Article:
GlaxoSmithKline pleads guilty in $3B US drug fraud case
Admits misbranding Paxil, Wellbutrin; withholding safety data for Avandia
Drug maker GlaxoSmithKline (GSK) has agreed to pay $3 billion US in criminal and civil fines and plead guilty to misdemeanour criminal charges related to the sale and marketing of its antidepressants Paxil and Wellbutrin and the diabetes drug Avandia in the largest health-care fraud settlement in U.S. history.
The British pharmaceutical giant has admitted to misbranding the antidepressants Paxil and Wellbutrin and marketing them for uses not approved by the U.S. Food and Drug Administration (FDA), including the treatment of children for depression and the treatment of ailments such as obesity, anxiety, addiction and ADHD.
It also admitted in the settlement that it did not provide the FDA with safety information that indicated its diabetes drug Avandia might cause heart problems. The drug was eventually pulled off the shelves in Europe and its sale restricted in the U.S.
'Warning' to other companies
In a settlement Deputy U.S. Attorney General James Cole called "unprecedented in both size and scope," the company agreed to plead guilty to three misdemeanour violations — two related to the misbranding of Paxil and Wellbutrin and one related to the failure to provide the clinical data on Avandia.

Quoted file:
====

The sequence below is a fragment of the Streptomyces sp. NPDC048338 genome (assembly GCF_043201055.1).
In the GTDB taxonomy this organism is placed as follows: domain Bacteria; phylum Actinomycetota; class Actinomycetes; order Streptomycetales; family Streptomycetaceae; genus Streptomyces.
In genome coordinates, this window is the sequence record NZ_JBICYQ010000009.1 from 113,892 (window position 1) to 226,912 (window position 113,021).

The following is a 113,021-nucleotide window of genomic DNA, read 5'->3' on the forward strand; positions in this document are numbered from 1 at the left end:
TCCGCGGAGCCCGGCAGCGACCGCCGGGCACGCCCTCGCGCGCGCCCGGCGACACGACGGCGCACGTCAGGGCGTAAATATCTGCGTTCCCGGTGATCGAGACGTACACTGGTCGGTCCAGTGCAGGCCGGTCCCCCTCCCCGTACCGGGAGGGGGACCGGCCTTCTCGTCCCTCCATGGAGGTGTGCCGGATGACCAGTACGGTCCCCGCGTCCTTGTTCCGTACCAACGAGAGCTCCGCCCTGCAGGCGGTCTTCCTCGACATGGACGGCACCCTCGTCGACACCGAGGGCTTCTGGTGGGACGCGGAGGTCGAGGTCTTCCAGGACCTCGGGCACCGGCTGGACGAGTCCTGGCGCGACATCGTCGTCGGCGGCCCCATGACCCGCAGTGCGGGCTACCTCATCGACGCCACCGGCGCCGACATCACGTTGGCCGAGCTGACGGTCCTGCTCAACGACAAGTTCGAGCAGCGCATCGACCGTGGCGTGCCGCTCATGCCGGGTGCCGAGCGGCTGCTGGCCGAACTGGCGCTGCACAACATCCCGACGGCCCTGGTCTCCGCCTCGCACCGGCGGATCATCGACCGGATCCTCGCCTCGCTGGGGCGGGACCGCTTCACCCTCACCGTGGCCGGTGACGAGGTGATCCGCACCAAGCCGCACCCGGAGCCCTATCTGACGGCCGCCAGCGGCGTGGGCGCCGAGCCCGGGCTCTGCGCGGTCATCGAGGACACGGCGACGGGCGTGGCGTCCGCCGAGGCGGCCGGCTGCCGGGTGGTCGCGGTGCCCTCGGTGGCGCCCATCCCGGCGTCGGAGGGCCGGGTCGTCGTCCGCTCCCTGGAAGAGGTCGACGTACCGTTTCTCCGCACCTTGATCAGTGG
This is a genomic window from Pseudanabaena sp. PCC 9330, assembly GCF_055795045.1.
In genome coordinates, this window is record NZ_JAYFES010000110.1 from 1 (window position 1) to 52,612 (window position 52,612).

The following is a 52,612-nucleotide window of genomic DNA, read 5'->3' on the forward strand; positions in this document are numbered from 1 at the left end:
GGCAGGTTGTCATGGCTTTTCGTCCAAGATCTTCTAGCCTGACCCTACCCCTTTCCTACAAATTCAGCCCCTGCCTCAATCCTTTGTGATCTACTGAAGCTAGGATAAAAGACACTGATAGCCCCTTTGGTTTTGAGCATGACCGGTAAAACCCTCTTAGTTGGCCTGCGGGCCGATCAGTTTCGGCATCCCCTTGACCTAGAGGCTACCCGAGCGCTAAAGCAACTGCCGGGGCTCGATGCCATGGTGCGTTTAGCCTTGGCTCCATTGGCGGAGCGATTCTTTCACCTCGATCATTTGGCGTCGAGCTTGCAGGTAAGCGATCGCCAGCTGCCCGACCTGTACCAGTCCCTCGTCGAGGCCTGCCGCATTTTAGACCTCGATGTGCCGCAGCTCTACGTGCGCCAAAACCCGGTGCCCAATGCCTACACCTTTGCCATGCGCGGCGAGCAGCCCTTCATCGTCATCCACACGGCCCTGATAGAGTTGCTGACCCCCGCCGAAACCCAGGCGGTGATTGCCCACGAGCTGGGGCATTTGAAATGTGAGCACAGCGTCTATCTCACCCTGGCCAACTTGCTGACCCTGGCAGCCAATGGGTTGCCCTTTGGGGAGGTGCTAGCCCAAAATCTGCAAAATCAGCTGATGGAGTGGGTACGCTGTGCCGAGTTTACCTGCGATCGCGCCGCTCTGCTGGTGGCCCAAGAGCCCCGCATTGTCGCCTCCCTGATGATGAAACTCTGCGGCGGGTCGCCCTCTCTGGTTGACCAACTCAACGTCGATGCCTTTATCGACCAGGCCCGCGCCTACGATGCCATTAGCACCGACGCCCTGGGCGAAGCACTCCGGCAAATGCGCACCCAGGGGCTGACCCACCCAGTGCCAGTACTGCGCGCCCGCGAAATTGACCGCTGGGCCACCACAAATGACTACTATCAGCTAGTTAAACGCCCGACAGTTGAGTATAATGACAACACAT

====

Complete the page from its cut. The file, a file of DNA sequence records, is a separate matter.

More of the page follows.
The company will pay $1 billion in criminal fines and forfeitures, and the remaining $2 billion will go to settle state and federal "civil allegations that it caused false claims to be submitted to federal health care programs for these and other drugs as a result of the company’s illegal promotional practices and payments to physicians," Cole said at a press conference in Washington, D.C.
"At every level, we are determined to stop practices that jeopardize patients' health; harm taxpayers; and violate the public trust — and this historic action is a clear warning to any company that chooses to break the law," he said.
The investigation into GSK's marketing and sales practices began in Colorado in 2004 and was later taken over by the U.S. Attorney's Office in Massachusetts.
GSK says problems from 'different era'
In a statement issued Monday, GSK CEO Andrew Witty said the problems at the heart of the case originated "in a different era for the company" and that since then the company has instituted reforms and learned from its mistakes.
He expressed regret on behalf of the company and said action to resolve the issues that prompted the lawsuit has been taken "at all levels in the company" in the U.S.
"We have fundamentally changed our procedures for compliance, marketing and selling," he said in the statement. "When necessary, we have removed employees who have engaged in misconduct.
"In the last two years, we have reformed the basis on which we pay our sales representatives and we have enhanced our ability to ‘claw back’ remuneration of our senior management."